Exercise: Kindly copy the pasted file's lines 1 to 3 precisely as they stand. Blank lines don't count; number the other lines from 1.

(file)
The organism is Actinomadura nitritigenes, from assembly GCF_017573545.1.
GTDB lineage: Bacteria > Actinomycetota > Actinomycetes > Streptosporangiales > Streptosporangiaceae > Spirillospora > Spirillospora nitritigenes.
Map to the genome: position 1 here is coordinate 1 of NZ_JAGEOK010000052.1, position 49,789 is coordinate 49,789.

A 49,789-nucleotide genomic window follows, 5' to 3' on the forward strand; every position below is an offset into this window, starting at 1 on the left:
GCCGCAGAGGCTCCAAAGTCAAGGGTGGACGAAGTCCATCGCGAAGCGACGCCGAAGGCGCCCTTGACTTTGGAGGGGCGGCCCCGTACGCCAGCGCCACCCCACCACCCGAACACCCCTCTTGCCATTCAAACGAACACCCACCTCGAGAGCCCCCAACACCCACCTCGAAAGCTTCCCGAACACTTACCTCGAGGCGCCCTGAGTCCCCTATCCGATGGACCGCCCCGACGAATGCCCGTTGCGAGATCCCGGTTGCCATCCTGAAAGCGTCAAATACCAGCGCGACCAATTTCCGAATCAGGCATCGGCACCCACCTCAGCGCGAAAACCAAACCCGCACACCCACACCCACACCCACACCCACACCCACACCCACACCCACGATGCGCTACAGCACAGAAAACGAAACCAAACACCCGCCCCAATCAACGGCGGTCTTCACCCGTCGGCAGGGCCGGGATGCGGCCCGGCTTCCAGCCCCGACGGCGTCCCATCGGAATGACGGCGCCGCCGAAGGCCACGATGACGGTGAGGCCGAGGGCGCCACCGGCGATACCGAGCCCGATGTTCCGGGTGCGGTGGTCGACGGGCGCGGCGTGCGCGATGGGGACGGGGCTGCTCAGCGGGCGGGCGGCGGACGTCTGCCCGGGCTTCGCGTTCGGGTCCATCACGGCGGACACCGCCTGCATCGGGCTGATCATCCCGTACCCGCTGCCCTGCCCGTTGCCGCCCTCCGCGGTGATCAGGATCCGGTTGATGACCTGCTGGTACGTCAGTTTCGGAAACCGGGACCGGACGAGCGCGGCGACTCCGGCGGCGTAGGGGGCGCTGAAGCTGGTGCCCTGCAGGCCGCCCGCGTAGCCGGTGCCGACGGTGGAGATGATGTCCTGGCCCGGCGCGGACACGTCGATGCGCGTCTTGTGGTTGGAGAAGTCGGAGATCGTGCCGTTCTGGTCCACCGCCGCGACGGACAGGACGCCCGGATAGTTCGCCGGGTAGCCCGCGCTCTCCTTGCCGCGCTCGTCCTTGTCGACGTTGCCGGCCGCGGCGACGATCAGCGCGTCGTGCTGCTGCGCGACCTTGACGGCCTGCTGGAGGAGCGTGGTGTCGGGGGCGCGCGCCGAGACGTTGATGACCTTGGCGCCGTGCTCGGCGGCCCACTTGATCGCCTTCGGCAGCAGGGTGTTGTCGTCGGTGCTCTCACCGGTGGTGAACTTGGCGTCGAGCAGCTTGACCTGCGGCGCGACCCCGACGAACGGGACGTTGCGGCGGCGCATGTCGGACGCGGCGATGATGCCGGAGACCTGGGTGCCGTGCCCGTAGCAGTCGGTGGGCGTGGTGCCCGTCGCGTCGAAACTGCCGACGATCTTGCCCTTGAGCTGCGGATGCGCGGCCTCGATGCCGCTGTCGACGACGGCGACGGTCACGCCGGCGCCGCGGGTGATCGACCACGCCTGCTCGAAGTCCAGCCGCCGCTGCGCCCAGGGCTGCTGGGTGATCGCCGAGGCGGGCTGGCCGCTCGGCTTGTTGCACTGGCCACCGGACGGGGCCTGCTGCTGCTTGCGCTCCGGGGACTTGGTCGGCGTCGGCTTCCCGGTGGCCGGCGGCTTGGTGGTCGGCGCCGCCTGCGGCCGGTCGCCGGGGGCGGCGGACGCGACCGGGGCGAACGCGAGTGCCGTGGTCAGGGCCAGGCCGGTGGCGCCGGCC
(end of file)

The organism is Actinomadura nitritigenes, from assembly GCF_017573545.1.
GTDB lineage: Bacteria > Actinomycetota > Actinomycetes > Streptosporangiales > Streptosporangiaceae > Spirillospora > Spirillospora nitritigenes.
Map to the genome: position 1 here is coordinate 1 of NZ_JAGEOK010000052.1, position 49,789 is coordinate 49,789.